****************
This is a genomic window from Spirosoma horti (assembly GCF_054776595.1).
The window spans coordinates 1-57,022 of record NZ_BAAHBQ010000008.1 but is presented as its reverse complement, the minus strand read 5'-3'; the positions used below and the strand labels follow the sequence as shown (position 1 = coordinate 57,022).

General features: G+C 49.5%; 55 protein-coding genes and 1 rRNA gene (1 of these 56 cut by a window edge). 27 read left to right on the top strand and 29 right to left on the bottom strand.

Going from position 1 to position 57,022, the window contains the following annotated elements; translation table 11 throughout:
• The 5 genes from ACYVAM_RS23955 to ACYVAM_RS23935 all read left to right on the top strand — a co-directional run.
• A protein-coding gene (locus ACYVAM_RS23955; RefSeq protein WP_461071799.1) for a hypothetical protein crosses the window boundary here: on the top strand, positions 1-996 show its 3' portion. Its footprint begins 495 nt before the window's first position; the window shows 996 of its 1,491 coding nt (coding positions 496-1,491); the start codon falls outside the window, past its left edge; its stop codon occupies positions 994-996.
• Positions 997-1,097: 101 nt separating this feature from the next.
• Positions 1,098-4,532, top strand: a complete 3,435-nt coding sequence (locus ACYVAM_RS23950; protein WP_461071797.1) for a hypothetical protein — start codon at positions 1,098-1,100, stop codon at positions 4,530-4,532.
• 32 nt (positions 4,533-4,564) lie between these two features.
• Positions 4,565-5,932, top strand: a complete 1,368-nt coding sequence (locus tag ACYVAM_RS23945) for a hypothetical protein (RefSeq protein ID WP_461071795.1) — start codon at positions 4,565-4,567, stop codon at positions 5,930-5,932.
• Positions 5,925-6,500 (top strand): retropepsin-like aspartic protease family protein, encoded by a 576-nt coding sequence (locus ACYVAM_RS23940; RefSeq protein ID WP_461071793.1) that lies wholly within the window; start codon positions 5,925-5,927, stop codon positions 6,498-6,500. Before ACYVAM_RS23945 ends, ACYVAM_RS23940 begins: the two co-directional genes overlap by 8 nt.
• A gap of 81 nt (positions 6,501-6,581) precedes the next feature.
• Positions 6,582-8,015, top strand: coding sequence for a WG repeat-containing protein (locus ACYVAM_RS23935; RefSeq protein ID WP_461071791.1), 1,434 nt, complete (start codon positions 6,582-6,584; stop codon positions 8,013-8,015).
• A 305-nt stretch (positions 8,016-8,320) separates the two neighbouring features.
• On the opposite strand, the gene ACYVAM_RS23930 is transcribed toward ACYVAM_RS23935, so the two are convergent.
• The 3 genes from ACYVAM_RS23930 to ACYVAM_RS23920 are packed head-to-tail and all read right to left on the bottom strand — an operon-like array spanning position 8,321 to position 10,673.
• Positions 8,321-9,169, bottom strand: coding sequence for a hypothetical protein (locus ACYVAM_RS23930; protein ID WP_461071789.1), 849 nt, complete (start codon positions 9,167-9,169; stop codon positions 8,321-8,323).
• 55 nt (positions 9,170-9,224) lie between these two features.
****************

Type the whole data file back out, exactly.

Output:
This is a genomic window from Spirosoma horti (assembly GCF_054776595.1).
The window spans coordinates 1-57,022 of record NZ_BAAHBQ010000008.1 but is presented as its reverse complement, the minus strand read 5'-3'; the positions used below and the strand labels follow the sequence as shown (position 1 = coordinate 57,022).

General features: G+C 49.5%; 55 protein-coding genes and 1 rRNA gene (1 of these 56 cut by a window edge). 27 read left to right on the top strand and 29 right to left on the bottom strand.

Going from position 1 to position 57,022, the window contains the following annotated elements; translation table 11 throughout:
• The 5 genes from ACYVAM_RS23955 to ACYVAM_RS23935 all read left to right on the top strand — a co-directional run.
• A protein-coding gene (locus ACYVAM_RS23955; RefSeq protein WP_461071799.1) for a hypothetical protein crosses the window boundary here: on the top strand, positions 1-996 show its 3' portion. Its footprint begins 495 nt before the window's first position; the window shows 996 of its 1,491 coding nt (coding positions 496-1,491); the start codon falls outside the window, past its left edge; its stop codon occupies positions 994-996.
• Positions 997-1,097: 101 nt separating this feature from the next.
• Positions 1,098-4,532, top strand: a complete 3,435-nt coding sequence (locus ACYVAM_RS23950; protein WP_461071797.1) for a hypothetical protein — start codon at positions 1,098-1,100, stop codon at positions 4,530-4,532.
• 32 nt (positions 4,533-4,564) lie between these two features.
• Positions 4,565-5,932, top strand: a complete 1,368-nt coding sequence (locus tag ACYVAM_RS23945) for a hypothetical protein (RefSeq protein ID WP_461071795.1) — start codon at positions 4,565-4,567, stop codon at positions 5,930-5,932.
• Positions 5,925-6,500 (top strand): retropepsin-like aspartic protease family protein, encoded by a 576-nt coding sequence (locus ACYVAM_RS23940; RefSeq protein ID WP_461071793.1) that lies wholly within the window; start codon positions 5,925-5,927, stop codon positions 6,498-6,500. Before ACYVAM_RS23945 ends, ACYVAM_RS23940 begins: the two co-directional genes overlap by 8 nt.
• A gap of 81 nt (positions 6,501-6,581) precedes the next feature.
• Positions 6,582-8,015, top strand: coding sequence for a WG repeat-containing protein (locus ACYVAM_RS23935; RefSeq protein ID WP_461071791.1), 1,434 nt, complete (start codon positions 6,582-6,584; stop codon positions 8,013-8,015).
• A 305-nt stretch (positions 8,016-8,320) separates the two neighbouring features.
• On the opposite strand, the gene ACYVAM_RS23930 is transcribed toward ACYVAM_RS23935, so the two are convergent.
• The 3 genes from ACYVAM_RS23930 to ACYVAM_RS23920 are packed head-to-tail and all read right to left on the bottom strand — an operon-like array spanning position 8,321 to position 10,673.
• Positions 8,321-9,169, bottom strand: coding sequence for a hypothetical protein (locus ACYVAM_RS23930; protein ID WP_461071789.1), 849 nt, complete (start codon positions 9,167-9,169; stop codon positions 8,321-8,323).
• 55 nt (positions 9,170-9,224) lie between these two features.